In general, they should tell consumers their privacy rights. This includes how you handle, secure and protect your data as well as how you identify potential risks to that data. 

It should detail how your organisation deals with data you no longer require, how individuals can access their data and how your agency handles complaints about data management. 

It should also discuss how your organisation manages the quality of its data and its policies when engaging independent contractors to whom you might disclose information. 

Your policy should be structured well with the clear use of headings. Use plain language and focus on the likely concerns of your customers. Be specific but don’t hesitate to summarise if necessary. 

Above all, ensure that your policy is easy to read and accessible. You could think about linking it electronically to the APP. Also, provide information that will allow a consumer to contact you to ask a question or make a complaint.   

The Office of the Australian Information Commissioner provides a helpful guide to developing an APP Privacy Policy. The guide is informative, easy to read and includes practical tips and checklists for drafting a privacy policy. It is freely available on their website.

Key Takeaways

Unless your marketing and advertising agency is turning over $3,000,000, you are not legally required to have a privacy policy in place. However, regardless of size, a legitimate privacy policy can be the difference in winning over a customer by building a sense of trust.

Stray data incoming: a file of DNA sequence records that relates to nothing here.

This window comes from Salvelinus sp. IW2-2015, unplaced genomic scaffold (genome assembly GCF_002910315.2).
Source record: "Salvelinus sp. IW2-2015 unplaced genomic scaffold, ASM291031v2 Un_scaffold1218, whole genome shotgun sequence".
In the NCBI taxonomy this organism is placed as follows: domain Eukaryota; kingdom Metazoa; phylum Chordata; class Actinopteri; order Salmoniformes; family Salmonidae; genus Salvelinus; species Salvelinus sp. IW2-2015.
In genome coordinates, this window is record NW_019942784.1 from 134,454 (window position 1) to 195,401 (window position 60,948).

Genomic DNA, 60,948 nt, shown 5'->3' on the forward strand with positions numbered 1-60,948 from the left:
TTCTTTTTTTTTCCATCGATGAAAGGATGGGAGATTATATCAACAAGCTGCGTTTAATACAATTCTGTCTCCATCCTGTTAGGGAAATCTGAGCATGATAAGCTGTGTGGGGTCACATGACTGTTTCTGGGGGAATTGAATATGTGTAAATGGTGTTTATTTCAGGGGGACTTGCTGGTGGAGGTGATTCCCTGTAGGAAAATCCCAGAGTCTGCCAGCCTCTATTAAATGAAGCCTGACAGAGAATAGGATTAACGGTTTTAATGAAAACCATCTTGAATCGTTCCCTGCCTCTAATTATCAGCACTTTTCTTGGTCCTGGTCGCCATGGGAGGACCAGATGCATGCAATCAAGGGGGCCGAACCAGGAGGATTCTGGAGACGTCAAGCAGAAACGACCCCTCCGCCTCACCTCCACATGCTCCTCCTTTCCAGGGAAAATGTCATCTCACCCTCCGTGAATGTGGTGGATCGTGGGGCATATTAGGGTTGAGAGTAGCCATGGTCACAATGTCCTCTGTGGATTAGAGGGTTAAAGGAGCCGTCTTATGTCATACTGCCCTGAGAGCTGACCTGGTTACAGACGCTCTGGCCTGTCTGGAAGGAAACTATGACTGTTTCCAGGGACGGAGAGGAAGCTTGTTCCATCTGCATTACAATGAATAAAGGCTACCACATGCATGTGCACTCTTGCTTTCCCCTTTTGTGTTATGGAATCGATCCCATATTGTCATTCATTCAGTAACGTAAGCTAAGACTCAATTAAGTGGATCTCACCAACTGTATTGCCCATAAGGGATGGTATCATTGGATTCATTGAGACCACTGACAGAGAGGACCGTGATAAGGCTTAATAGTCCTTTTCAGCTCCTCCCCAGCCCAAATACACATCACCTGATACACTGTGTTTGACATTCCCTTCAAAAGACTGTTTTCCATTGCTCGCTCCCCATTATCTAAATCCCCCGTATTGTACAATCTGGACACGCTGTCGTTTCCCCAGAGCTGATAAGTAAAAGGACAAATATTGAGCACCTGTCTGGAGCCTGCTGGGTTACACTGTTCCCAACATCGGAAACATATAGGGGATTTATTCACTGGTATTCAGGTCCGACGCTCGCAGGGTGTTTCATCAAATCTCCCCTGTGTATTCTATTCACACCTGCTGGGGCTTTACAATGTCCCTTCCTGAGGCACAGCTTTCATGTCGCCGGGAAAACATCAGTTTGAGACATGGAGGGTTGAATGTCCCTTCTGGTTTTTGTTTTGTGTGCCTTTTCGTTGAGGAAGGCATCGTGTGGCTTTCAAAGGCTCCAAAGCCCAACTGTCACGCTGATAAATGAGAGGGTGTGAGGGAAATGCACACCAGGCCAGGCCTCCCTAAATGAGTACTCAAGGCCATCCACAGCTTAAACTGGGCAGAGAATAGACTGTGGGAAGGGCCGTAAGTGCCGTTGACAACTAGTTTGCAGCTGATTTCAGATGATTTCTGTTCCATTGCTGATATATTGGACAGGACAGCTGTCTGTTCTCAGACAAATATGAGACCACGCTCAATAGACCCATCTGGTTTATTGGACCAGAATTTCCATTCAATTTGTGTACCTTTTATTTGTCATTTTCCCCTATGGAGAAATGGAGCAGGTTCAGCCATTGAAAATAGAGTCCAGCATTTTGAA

If you need assistance drafting a privacy policy, or looking to improve your existing policy, it is an excellent idea to speak with a lawyer. They can draft one that is tailored to your agency’s needs and meets all your legal requirements. Their assistance can give you the security of knowing that your agency is meeting its obligations and building goodwill.

Contact LegalVision’s online law specialist lawyers to assist you. Questions? Call us on 1300 544 755.

About LegalVision: LegalVision is a tech-driven, full-service commercial law firm that uses technology to deliver a faster, better quality and more cost-effective client experience.
Carole Hemingway

Get a Free Quote Now

If you would like to receive a free fixed-fee quote or get in touch with our team, fill out the form below.

  • We will be in touch shortly with a quote. By submitting this form, you agree to receive emails from LegalVision and can unsubscribe at any time. See our full Privacy Policy.
  • This field is for validation purposes and should be left unchanged.

Privacy Policy Snapshot

We collect and store information about you. Let us explain why we do this.

What information do you collect?

We collect a range of data about you, including your contact details, legal issues and data on how you use our website.

How do you collect information?

We collect information over the phone, by email and through our website.

What do you do with this information?

We store and use your information to deliver you better legal services. This mostly involves communicating with you, marketing to you and occasionally sharing your information with our partners.

How do I contact you?

You can always see what data you’ve stored with us.

Questions, comments or complaints? Reach out on 1300 544 755 or email us at

View Privacy Policy